“This watershed is unique, as it represents a microcosm of the City of Mobile — from the University of South Alabama at its headwaters to the Port at its mouth; from wealthy communities upstream to poorer communities in the lower reaches,” Swann says. “The population through the watershed is a melting pot of ethnicities, incomes, ages and political views.”
Until the mid-20th century, Three Mile Creek was the main drinking water source for the City of Mobile. “It has since fallen on hard times as an urbanized stormwater conveyance, failing to meet standards for even ADEM’s lowest use designation, Agricultural and Industrial,” Swann says.
Goals for the project include: improving water quality, providing access to the creek, protecting and improving the health of fish and wildlife, restoring the heritage and cultural connection between the watershed and the community and preparing for climate resilience.
Key partners include the State of Alabama, MAWSS, Alabama Power and the University of South Alabama. “The diversity of public and private sector champions has resulted in this being a priority for the City,” Swann says.
The restoration plan is operating on a 10-year target timeline, which started in 2016. Swann says that, with the momentum building around the creek’s transformation, she anticipates major improvements along the creek within the next five years.
To donate to the Mobile Bay National Estuary Program, make a gift to the Dauphin Island Sea Lab and note that the contribution is intended for the NEP. To volunteer with the Three Mile Creek restoration project, email firstname.lastname@example.org.
Alabama Coastal Foundation Oyster Recycling Program
When local restaurant-goers order up a dozen oysters, there’s a good chance they’re contributing to a program that has become instrumental to the ecological health of Mobile Bay. With the help of a National Fish and Wildlife grant in 2016, the Alabama Coastal Foundation (ACF) began recruiting restaurants to recycle their oyster shells instead of sending them to a landfill.
Their initial goal was to recruit 30 restaurants within two years and collect five acres of shells per year, but within 11 months they had met their first goal and doubled the acreage they could cover. Although the grant was complete by September of this year, the program continues to thrive due to restaurant buy-in and online “Shuck a Buck” donations.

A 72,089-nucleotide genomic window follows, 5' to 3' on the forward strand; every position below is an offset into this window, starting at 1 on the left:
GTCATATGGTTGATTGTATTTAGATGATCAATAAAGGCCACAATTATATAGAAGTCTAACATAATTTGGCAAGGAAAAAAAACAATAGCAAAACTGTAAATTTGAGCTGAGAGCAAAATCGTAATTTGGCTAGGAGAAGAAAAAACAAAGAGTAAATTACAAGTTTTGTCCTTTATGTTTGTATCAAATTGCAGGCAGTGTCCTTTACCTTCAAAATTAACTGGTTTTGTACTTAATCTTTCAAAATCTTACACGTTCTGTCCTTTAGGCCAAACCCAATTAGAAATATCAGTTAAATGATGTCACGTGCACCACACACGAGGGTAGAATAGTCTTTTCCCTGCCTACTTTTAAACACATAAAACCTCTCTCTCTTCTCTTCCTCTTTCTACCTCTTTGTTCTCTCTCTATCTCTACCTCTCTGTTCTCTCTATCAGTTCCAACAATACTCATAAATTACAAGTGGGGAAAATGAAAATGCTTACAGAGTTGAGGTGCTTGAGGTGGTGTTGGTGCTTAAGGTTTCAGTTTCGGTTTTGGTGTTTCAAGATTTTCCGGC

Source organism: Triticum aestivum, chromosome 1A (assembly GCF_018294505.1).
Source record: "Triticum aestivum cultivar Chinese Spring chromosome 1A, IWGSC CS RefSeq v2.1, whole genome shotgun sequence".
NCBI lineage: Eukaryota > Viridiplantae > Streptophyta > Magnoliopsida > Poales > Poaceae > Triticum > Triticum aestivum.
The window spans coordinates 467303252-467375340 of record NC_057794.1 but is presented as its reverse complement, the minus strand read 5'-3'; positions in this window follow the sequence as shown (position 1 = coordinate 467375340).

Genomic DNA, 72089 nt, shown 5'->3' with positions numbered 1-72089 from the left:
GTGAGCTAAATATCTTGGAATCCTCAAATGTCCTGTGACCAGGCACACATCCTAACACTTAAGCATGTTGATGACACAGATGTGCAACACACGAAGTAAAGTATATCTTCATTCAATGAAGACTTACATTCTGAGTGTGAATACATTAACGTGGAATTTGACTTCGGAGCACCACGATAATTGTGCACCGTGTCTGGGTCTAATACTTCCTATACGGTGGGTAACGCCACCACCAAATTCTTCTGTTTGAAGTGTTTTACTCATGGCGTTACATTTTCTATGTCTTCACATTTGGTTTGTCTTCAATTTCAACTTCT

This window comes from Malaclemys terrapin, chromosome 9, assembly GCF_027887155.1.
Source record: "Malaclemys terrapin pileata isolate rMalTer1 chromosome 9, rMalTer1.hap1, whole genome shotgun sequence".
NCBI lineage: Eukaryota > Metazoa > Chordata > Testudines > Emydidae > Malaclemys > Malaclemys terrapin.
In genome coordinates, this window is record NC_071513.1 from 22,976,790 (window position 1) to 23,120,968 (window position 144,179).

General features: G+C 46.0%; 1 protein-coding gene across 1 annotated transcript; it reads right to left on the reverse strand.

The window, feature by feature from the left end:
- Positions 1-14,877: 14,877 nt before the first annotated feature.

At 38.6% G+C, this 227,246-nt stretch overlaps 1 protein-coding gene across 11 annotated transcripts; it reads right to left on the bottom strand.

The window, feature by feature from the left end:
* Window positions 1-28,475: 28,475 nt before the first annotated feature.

Oyster shells collected through the program go back into Alabama waters to create oyster reefs, where new oysters grow. These reefs provide habitat for fish, shrimp, crabs, and other animals and serve as natural breakwaters that protect shorelines. Moreover, they promote a thriving oyster industry, which improves water quality: One adult oyster can filter 15 gallons of water per day.
“One of the great things about the Alabama Oyster Shell Recycling Program is that we have an advisory committee composed of restaurant representatives, nonprofits and governmental leaders to help us make decisions about the program, including on where shells go,” says ACF executive director Mark Berte. “ACF calls that approach ‘inclusive environmental stewardship,’ and we try to embed that in all of our work.”
The ACF has just written a new grant to expand the program to Birmingham restaurants, and Berte says they will do the same for Montgomery, Auburn and Tuscaloosa in the future.
To see the list of participating restaurants or make a #ShuckABuck donation, go to joinacf.org.
Braided River Brewing Co.
Love of the outdoors is deeply ingrained in the identity of Mobile’s new Braided River Brewing Co. The brand is inspired by the way the rivers of the Mobile-Tensaw Delta slow down, spread out and connect with one other.